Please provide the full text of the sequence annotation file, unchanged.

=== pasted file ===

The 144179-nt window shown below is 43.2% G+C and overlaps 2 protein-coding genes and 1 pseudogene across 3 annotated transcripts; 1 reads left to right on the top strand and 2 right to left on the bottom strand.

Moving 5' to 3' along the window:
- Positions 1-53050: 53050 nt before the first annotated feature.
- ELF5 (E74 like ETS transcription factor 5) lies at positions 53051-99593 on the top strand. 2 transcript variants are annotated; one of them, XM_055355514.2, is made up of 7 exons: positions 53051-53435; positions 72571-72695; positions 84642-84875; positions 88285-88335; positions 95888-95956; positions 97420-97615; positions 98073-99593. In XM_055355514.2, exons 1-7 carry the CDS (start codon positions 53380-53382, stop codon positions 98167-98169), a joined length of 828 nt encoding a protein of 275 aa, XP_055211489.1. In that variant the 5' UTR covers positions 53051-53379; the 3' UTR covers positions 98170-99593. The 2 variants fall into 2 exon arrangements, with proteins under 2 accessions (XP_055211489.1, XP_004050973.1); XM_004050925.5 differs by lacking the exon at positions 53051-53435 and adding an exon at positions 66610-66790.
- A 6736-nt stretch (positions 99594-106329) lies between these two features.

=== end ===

The 144179-nt window shown below is 43.2% G+C and overlaps 2 protein-coding genes and 1 pseudogene across 3 annotated transcripts; 1 reads left to right on the top strand and 2 right to left on the bottom strand.

Moving 5' to 3' along the window:
- Positions 1-53050: 53050 nt before the first annotated feature.
- ELF5 (E74 like ETS transcription factor 5) lies at positions 53051-99593 on the top strand. 2 transcript variants are annotated; one of them, XM_055355514.2, is made up of 7 exons: positions 53051-53435; positions 72571-72695; positions 84642-84875; positions 88285-88335; positions 95888-95956; positions 97420-97615; positions 98073-99593. In XM_055355514.2, exons 1-7 carry the CDS (start codon positions 53380-53382, stop codon positions 98167-98169), a joined length of 828 nt encoding a protein of 275 aa, XP_055211489.1. In that variant the 5' UTR covers positions 53051-53379; the 3' UTR covers positions 98170-99593. The 2 variants fall into 2 exon arrangements, with proteins under 2 accessions (XP_055211489.1, XP_004050973.1); XM_004050925.5 differs by lacking the exon at positions 53051-53435 and adding an exon at positions 66610-66790.
- A 6736-nt stretch (positions 99594-106329) lies between these two features.